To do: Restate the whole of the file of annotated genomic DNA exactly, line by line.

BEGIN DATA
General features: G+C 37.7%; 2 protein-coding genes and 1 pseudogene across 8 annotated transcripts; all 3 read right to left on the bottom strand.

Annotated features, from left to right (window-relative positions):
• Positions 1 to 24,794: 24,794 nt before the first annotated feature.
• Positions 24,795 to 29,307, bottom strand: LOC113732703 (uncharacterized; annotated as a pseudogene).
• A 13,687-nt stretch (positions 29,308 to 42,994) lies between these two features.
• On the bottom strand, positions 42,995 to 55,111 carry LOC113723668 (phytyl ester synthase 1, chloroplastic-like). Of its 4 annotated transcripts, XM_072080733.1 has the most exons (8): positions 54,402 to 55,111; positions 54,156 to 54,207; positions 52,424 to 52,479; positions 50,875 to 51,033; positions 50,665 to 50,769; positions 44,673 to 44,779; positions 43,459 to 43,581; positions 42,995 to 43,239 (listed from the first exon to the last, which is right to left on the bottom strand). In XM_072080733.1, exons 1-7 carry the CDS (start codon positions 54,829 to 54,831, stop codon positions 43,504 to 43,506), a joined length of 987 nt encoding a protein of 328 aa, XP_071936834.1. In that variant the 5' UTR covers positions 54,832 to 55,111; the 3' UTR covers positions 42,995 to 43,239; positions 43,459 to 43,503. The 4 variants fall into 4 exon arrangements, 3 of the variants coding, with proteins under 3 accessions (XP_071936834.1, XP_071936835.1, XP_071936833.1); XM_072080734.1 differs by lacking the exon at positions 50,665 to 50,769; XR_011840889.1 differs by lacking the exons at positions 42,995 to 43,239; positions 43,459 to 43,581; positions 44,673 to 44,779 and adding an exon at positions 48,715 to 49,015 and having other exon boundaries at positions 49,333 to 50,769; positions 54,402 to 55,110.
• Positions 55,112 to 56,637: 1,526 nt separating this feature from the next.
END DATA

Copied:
General features: G+C 37.7%; 2 protein-coding genes and 1 pseudogene across 8 annotated transcripts; all 3 read right to left on the bottom strand.

Annotated features, from left to right (window-relative positions):
• Positions 1 to 24,794: 24,794 nt before the first annotated feature.
• Positions 24,795 to 29,307, bottom strand: LOC113732703 (uncharacterized; annotated as a pseudogene).
• A 13,687-nt stretch (positions 29,308 to 42,994) lies between these two features.
• On the bottom strand, positions 42,995 to 55,111 carry LOC113723668 (phytyl ester synthase 1, chloroplastic-like). Of its 4 annotated transcripts, XM_072080733.1 has the most exons (8): positions 54,402 to 55,111; positions 54,156 to 54,207; positions 52,424 to 52,479; positions 50,875 to 51,033; positions 50,665 to 50,769; positions 44,673 to 44,779; positions 43,459 to 43,581; positions 42,995 to 43,239 (listed from the first exon to the last, which is right to left on the bottom strand). In XM_072080733.1, exons 1-7 carry the CDS (start codon positions 54,829 to 54,831, stop codon positions 43,504 to 43,506), a joined length of 987 nt encoding a protein of 328 aa, XP_071936834.1. In that variant the 5' UTR covers positions 54,832 to 55,111; the 3' UTR covers positions 42,995 to 43,239; positions 43,459 to 43,503. The 4 variants fall into 4 exon arrangements, 3 of the variants coding, with proteins under 3 accessions (XP_071936834.1, XP_071936835.1, XP_071936833.1); XM_072080734.1 differs by lacking the exon at positions 50,665 to 50,769; XR_011840889.1 differs by lacking the exons at positions 42,995 to 43,239; positions 43,459 to 43,581; positions 44,673 to 44,779 and adding an exon at positions 48,715 to 49,015 and having other exon boundaries at positions 49,333 to 50,769; positions 54,402 to 55,110.
• Positions 55,112 to 56,637: 1,526 nt separating this feature from the next.